"Vulnerabilty is a polysemic concept. In a nutshell, one may consider that vulnerability is the quality of the individual or group whose interests are under threat. The concept of vulnerability plays an important role in the field of human rights. As a result, human rights law constitutes a privileged context in which to study the concept of vulnerability. Interestingly, understanding vulnerability turns out to be central to the structure of human rights themselves. This will be my argument in this conference. I aim at revealing and accounting for the importance of vulnerability for human rights through a review of several dimensions of the European Court of Human Rights’ case-law, thereby also explaining why the Court never defines vulnerability nor tries to justify the role the concept plays in its case-law. The same pivotal role of vulnerability for the moral structure of human rights needs to be uncovered, even though it has only rarely been discussed in human rights theory but for a few exceptions such as Henry Shue’s seminal book (Basic Rights). My presentation will begin with a general discussion of the notion and role of vulnerability for the structure of human rights, before turning to the case-law of the European Court and addressing some of the difficult issues raised by its use of the concept of vulnerability".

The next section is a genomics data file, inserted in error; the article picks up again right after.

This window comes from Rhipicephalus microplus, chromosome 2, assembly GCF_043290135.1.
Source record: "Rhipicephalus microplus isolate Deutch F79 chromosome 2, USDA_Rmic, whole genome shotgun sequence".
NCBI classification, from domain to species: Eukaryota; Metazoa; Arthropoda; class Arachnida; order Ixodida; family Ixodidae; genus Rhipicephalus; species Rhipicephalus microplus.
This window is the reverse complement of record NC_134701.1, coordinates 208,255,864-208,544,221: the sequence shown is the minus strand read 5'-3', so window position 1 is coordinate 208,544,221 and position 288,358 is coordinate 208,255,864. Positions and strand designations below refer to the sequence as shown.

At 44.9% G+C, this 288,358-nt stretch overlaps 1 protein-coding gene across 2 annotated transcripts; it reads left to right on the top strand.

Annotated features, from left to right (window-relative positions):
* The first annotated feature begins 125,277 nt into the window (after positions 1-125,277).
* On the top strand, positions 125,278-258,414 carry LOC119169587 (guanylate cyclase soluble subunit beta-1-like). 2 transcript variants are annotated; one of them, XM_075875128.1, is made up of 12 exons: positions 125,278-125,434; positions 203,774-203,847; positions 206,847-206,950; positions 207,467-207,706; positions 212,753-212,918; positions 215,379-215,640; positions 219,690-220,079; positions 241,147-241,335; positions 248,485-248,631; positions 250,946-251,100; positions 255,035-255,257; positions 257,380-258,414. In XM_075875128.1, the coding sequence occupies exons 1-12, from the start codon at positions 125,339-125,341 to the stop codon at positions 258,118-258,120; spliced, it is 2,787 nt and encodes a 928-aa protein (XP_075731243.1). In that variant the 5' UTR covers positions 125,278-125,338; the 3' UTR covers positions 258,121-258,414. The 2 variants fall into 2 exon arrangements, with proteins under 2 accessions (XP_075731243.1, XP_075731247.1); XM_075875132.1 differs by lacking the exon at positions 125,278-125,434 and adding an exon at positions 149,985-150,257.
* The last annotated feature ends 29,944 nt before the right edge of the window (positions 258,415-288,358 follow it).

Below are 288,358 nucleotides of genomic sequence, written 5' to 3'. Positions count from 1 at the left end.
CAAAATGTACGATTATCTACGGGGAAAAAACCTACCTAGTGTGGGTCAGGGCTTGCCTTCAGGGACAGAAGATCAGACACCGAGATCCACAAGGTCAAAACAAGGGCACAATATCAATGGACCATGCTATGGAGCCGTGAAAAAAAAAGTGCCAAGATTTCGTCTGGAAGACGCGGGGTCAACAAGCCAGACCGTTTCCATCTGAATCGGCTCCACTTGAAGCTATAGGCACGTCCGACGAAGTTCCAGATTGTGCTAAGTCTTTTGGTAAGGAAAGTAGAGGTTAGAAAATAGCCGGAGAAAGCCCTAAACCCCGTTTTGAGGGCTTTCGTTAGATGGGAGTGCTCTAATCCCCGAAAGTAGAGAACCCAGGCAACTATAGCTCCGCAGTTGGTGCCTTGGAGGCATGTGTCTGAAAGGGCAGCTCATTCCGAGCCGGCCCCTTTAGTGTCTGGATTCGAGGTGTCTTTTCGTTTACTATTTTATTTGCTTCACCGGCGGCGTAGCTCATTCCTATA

Samantha Besson is Professor of Public International Law and European Law at the University of Fribourg (Switzerland) and Co-Director of the European Law Institute of the Universities of Bern, Fribourg and Neuchâtel. She holds a Swiss and European law degree (Universities of Fribourg and Vienna), a Magister Juris in European and Comparative law (University of Oxford), a PhD in law (University of Fribourg) and a Habilitation in legal philosophy and Swiss, comparative, international and European constitutional law (University of Bern). She was a researcher at Columbia Law School, at the University of Oxford and at the Wissenschaftskolleg zu Berlin, and a visiting professor at the University of Zurich, Duke Law School, Global Law School from the Catholic Lisbon University, University of Lausanne and Havard Law School. From 2009 to 2013, she coordinated the Seminar for Advanced Studies of the Hague Academy of International Law. Since 2013, she has been the Human Rights Delegate of the Swiss academies of sciences, as well as a member of the scientific board for the Institute of Advanced Study in Nantes. Her publications and research interests lie in European and international legal theory, and in particular in human rights law and theory. Apart from her numerous publications in French and in English, she co-edited the collection The Philosophy of International Law (Oxford : Oxford University Press, 2010) and is currently completing a monograph provisionally entitled A Legal Theory of Human Rights.